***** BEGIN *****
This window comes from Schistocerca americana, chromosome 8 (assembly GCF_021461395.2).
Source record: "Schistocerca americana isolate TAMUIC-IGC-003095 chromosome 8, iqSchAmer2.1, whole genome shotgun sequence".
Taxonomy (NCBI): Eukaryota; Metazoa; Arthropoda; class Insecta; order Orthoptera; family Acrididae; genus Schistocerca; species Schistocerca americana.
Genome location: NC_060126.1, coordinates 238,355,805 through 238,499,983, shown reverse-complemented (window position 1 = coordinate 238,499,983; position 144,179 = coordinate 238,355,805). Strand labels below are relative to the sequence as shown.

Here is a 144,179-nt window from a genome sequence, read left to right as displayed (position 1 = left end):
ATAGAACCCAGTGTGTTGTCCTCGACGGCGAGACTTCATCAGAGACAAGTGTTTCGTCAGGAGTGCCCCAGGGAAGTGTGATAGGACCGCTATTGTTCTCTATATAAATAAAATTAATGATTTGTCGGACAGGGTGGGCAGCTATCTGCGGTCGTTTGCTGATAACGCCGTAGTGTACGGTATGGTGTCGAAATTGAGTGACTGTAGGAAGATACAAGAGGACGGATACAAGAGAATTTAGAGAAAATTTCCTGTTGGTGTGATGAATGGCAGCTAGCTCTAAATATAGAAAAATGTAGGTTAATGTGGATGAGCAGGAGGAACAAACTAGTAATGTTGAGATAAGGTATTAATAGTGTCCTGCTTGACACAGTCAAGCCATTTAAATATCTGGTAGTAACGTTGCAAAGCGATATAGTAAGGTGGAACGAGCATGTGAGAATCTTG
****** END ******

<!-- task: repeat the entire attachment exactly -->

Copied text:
This window comes from Schistocerca americana, chromosome 8 (assembly GCF_021461395.2).
Source record: "Schistocerca americana isolate TAMUIC-IGC-003095 chromosome 8, iqSchAmer2.1, whole genome shotgun sequence".
Taxonomy (NCBI): Eukaryota; Metazoa; Arthropoda; class Insecta; order Orthoptera; family Acrididae; genus Schistocerca; species Schistocerca americana.
Genome location: NC_060126.1, coordinates 238,355,805 through 238,499,983, shown reverse-complemented (window position 1 = coordinate 238,499,983; position 144,179 = coordinate 238,355,805). Strand labels below are relative to the sequence as shown.

Here is a 144,179-nt window from a genome sequence, read left to right as displayed (position 1 = left end):
ATAGAACCCAGTGTGTTGTCCTCGACGGCGAGACTTCATCAGAGACAAGTGTTTCGTCAGGAGTGCCCCAGGGAAGTGTGATAGGACCGCTATTGTTCTCTATATAAATAAAATTAATGATTTGTCGGACAGGGTGGGCAGCTATCTGCGGTCGTTTGCTGATAACGCCGTAGTGTACGGTATGGTGTCGAAATTGAGTGACTGTAGGAAGATACAAGAGGACGGATACAAGAGAATTTAGAGAAAATTTCCTGTTGGTGTGATGAATGGCAGCTAGCTCTAAATATAGAAAAATGTAGGTTAATGTGGATGAGCAGGAGGAACAAACTAGTAATGTTGAGATAAGGTATTAATAGTGTCCTGCTTGACACAGTCAAGCCATTTAAATATCTGGTAGTAACGTTGCAAAGCGATATAGTAAGGTGGAACGAGCATGTGAGAATCTTG